The 20th Century didn’t get off to a great start. The First World War produced death on a previously unknown scale. Then, in its final year, a global influenza pandemic broke out, with returning soldiers critical in helping it spread. The toll is believed to have been about 50 million lives, far more than the war itself.
Recovery came slowly at first, and then rapidly. A wave of economic, cultural and political advances swept across Europe and North America. Women won the right to vote, new styles of architecture emerged, along with jazz and other forms of popular entertainment like movies and radio. Automobiles became commonplace, aviation turned from a hobby into a business and the beginnings of what we now know as a consumer society took root.
Historians view this period as the birth of modernity, a break with the traditions of the past and a step into a new world fuelled by widespread prosperity, economic growth and innovation. Lots of people were having a really good time.
The parallels between the end of a world war and the Spanish flu pandemic and the current Covid-era aren’t exact but there is an overlap.
Just as they did in the post-war era, governments have turned on the money spigot. The US Government’s various stimulus packages are multiples of the amounts deployed after the global financial crisis. Programs of this scale were previously unthinkable outside of wartime.
In both periods, people needed to take shelter before emerging from it with gusto. As Covid recedes, people are eager to get out, spend and enjoy themselves, just as they were in the 1920s, albeit without the fatalism and survivors’ guilt of that era.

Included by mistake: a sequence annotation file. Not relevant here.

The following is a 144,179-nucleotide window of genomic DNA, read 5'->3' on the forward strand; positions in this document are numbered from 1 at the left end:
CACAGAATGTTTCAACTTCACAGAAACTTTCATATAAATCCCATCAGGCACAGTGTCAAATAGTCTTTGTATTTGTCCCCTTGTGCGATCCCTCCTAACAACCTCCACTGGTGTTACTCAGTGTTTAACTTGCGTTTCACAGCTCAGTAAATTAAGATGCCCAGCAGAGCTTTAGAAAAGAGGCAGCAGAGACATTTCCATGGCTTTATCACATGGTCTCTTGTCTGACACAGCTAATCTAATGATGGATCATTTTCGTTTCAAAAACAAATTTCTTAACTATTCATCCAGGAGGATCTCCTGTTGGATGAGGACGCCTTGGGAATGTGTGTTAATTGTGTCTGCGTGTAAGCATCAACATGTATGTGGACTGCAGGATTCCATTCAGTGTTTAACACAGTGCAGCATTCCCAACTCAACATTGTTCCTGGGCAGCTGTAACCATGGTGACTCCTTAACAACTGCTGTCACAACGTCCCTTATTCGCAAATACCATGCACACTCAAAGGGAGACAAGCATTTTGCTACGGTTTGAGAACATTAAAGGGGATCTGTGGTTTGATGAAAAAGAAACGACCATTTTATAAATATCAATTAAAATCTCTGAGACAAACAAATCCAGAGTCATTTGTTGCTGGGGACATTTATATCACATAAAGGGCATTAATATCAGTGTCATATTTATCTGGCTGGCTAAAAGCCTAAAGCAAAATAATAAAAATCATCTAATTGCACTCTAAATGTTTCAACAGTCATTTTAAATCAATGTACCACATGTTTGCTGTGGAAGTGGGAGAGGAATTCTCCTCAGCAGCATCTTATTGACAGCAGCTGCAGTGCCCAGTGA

Here in the US, the effects of widespread government intervention in the economy and a successful program of vaccination mean the economy is rapidly recovering and set for further growth, led by spending on entertainment, travel, sport, outdoors and health and wealth.
Along with the enormous stimulus spending, record low interest rates create the backdrop to a consumer-driven boom that resembles that of the Roaring 20s. With employment growth and wage growth set to accelerate, more capital will be in the system and much of it will be spent.
Property is integral to any economy and the changes we are about to see will be the source of enormous opportunity. Demand is also set to rapidly increase, driving rental revenues and cash flows.
These trends will be generally good for owners of real estate but some sectors will fare better than others. Here’s where we’re looking for the biggest winners:
The flow of goods via e-commerce, on-shore domestic manufacturing and higher levels of inventory will be a significant demand generator for industrial property. Excess demand in supply-constrained markets will create rental tension and very strong revenue and profit growth. This sector has already benefitted from the expectations of these effects but there is still some way for them to run.
Demand for larger-sized homes that allow for more employees to work from home will increase while expansion and renovation projects will have huge ripple effects across several sectors, including rental housing and related consumer products.
Americans love to shop but they also like convenience. Malls tend to be further away, sometimes difficult to access and often with parking constraints. The experience can be fraught and time-consuming.